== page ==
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Determined to Fight the Nazis - an Editorial Review of "Max's War"

"Max's War" by Libby Fischer Hellman cover

Book Blurb:

A sweeping World War 2 saga in which a young German Jew flees Europe, emigrates to America, and joins the Army to fight Nazis.

As the Nazis conquer Europe, Jewish teen Max and his parents flee persecution in Germany for Holland, where Max finds true friends and a life-altering romance. But when Hitler invades in 1940, Max must escape to Chicago, leaving his parents and friends behind. When he learns of his parents' deportation and murder, Max immediately enlists in the US Army. After basic training he is sent to Camp Ritchie, Maryland, where he is trained in interrogation and counterintelligence.

Deployed to the OSS as well, Max carries out dangerous missions in occupied countries. He also interrogates scores of German POWs, especially after D-Day and the Battle of the Bulge, where, despite life-threatening conditions, he elicits critical information about German troop movements.

Post-war, he works for the Americans in the German denazification program, bringing him back to his Bavarian childhood home of Regensburg. Though the city avoided large-scale destruction, the Jewish community has been decimated. Max roams familiar yet strange streets, replaying memories of lives lost to unspeakable tragedy. While there, however, he reunites with someone from his past, who, like him, sought refuge abroad. Can they rebuild their lives… together?

This epic story about a Ritchie Boy is Libby Hellmann’s tribute to her late father-in-law who was active with the OSS and interrogated dozens of German POWs.

Sure to captivate readers of Kate Quinn and Kristin Hannah, Max’s War echoes modern-day decisions made during periods of conflict and explores what happens when hate seems to be winning.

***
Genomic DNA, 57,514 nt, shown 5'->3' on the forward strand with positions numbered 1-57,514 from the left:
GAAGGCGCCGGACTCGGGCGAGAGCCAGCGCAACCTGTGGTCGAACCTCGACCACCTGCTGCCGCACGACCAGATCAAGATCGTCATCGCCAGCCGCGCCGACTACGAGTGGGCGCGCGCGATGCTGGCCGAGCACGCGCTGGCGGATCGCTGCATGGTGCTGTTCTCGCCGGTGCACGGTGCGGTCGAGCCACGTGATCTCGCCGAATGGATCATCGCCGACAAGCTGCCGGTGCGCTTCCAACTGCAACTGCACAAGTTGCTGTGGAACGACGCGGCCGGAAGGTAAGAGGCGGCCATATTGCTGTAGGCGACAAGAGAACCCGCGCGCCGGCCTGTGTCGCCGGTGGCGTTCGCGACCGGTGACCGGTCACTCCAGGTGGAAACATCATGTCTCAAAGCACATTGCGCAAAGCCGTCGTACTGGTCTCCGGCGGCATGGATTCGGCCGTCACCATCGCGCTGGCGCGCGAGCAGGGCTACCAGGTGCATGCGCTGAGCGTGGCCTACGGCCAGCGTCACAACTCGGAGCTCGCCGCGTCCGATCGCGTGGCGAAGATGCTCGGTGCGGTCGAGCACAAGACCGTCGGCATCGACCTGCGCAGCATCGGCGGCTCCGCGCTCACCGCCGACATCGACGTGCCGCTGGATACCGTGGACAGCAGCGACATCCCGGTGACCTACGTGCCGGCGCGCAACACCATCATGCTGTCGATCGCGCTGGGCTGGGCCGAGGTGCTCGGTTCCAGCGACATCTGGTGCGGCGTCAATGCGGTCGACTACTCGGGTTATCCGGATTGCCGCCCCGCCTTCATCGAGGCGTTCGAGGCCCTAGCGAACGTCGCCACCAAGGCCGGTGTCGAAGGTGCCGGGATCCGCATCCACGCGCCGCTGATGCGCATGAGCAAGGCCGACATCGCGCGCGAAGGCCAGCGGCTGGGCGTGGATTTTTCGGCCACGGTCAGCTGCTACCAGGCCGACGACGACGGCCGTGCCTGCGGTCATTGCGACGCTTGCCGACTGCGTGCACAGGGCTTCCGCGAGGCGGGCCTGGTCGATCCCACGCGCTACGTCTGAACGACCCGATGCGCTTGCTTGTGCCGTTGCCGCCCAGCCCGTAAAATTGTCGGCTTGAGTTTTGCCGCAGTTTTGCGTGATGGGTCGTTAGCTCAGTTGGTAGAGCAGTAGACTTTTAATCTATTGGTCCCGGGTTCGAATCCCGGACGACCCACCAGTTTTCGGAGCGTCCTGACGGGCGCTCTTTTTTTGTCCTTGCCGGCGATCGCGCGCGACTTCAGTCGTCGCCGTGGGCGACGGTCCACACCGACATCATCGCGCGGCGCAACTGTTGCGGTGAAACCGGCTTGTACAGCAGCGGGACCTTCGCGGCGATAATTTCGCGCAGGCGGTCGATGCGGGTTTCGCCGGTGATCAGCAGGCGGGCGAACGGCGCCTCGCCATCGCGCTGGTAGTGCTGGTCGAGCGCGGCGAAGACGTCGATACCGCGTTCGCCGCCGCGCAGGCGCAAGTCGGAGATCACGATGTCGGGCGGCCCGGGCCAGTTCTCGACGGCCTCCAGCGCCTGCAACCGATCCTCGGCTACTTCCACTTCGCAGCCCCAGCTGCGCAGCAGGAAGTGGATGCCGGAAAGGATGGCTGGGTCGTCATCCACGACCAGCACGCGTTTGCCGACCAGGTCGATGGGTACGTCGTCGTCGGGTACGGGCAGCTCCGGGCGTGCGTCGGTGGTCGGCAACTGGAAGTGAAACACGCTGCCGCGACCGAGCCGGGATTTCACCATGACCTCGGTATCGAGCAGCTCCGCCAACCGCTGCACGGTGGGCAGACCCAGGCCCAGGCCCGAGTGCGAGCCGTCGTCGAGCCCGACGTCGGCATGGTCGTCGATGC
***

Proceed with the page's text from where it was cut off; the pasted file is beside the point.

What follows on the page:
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Author Bio:

Libby Fischer Hellman

Libby Fischer Hellmann left a career in broadcast news in Washington, DC and moved to Chicago a long time ago, where she, naturally, began to write gritty crime fiction. She soon began writing historical fiction as well. Seventeen novels and twenty-five short stories later, she claims they’ll take her out of the Windy City feet first. She has been nominated for many awards in the mystery and crime writing community and has even won a few. She has been a finalist twice for the Anthony and four times for Foreword Magazine’s Book of the Year. She has also been nominated for the Agatha, the Shamus, the Daphne, and she won the The Chicago Writers Association Book of the Year in 2021. In the past she has won the IPPY, Foreword Magazine’s Indie Awards, and the Readers Choice Award multiple times.

Editorial Review:

Max Steiner wanted to kill Nazis. He had reasons. The Nazis had killed the people he loved. They’d forced him to flee Germany, then, a few years later, Holland as well. Hitler had stolen his life. He was not—and would never be—like other twenty-two-year-old men.

It wasn’t always that way. He’d been a good-natured, bright, carefree boy. A boy who respected his parents, enjoyed his friends, and loved sports. Because of Hitler, however, he grew into a man who was plagued by uncertainty and fear. He anticipated the worst. He carried a rage he couldn’t tamp down.